For Donnelley and Lakeside Press, 'Four American Books' represented an opportunity to demonstrate the capacity of its modern machinery to produce fine press editions that would capture the imagination of the mass market. William A. Kittridge, the company's Head of Design and Typography who commissioned Rockwell Kent, believed their three volume version of Moby Dick to be 'the greatest illustrated book ever done in America' and nearly a century later it is still regarded as one of the finest books printed in the United States. Only one thousand copies of the three volume edition were published. However, a few months later Random House issued a one volume trade version that included all of Kent's illustrations, thereby bringing this incredible work to a wider and hugely appreciative readership.
Finally, and somewhat as an aside, readers might like to know that while Lakeside Press is included in Modern British and American Private Presses (1850-1965): Holdings of the British Library (London: British Museum Publications, 1976; shelfmark 2708.aa.36), the Eccles Centre is currently compiling a list of American fine presses established since 1965 that have works held by the British Library. Updates to follow in due course.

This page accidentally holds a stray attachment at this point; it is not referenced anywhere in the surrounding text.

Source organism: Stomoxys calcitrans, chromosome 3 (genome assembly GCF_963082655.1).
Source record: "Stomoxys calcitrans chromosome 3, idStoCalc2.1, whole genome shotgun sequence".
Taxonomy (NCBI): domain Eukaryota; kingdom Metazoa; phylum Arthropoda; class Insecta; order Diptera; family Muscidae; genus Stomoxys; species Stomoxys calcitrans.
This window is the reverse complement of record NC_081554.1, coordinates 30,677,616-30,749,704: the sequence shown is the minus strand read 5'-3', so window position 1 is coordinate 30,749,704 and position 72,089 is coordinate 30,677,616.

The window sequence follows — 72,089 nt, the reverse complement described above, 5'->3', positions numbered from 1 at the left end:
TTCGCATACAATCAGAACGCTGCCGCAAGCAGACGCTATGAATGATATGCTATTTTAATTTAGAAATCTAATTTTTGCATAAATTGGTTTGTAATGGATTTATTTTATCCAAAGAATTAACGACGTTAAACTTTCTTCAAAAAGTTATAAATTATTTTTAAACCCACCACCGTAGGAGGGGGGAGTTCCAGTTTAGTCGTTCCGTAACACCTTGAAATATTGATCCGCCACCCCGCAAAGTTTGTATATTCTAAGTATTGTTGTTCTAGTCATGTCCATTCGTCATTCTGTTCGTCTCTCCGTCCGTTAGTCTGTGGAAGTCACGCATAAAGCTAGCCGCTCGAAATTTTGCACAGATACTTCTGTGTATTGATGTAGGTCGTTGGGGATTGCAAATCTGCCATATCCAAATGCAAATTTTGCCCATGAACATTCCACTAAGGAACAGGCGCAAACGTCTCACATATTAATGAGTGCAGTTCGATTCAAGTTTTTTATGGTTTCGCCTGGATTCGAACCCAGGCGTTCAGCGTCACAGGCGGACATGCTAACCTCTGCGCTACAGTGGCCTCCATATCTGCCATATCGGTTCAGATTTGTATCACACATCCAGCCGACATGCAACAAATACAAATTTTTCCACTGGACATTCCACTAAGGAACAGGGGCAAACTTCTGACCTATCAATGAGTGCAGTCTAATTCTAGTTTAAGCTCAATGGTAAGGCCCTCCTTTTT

Americas and Oceania Collections blog recent posts
- Tracked Changes: Looking for Migrant Editors in Publishing Archives
- Black Theatre Makers: Una Marson
- Writer's Award Winner Philip Clark on the Sounds of New York City: Part I
- In conversation with Frank Brannon
- Shoot Me with Flowers
- US Fine Presses: a new guide to the Library's holdings
- Americas and Oceania e-Resources: An Introduction
- Herman Melville at 200
- The Power of Memoir
- América Latina: Artists’ Books at the British Library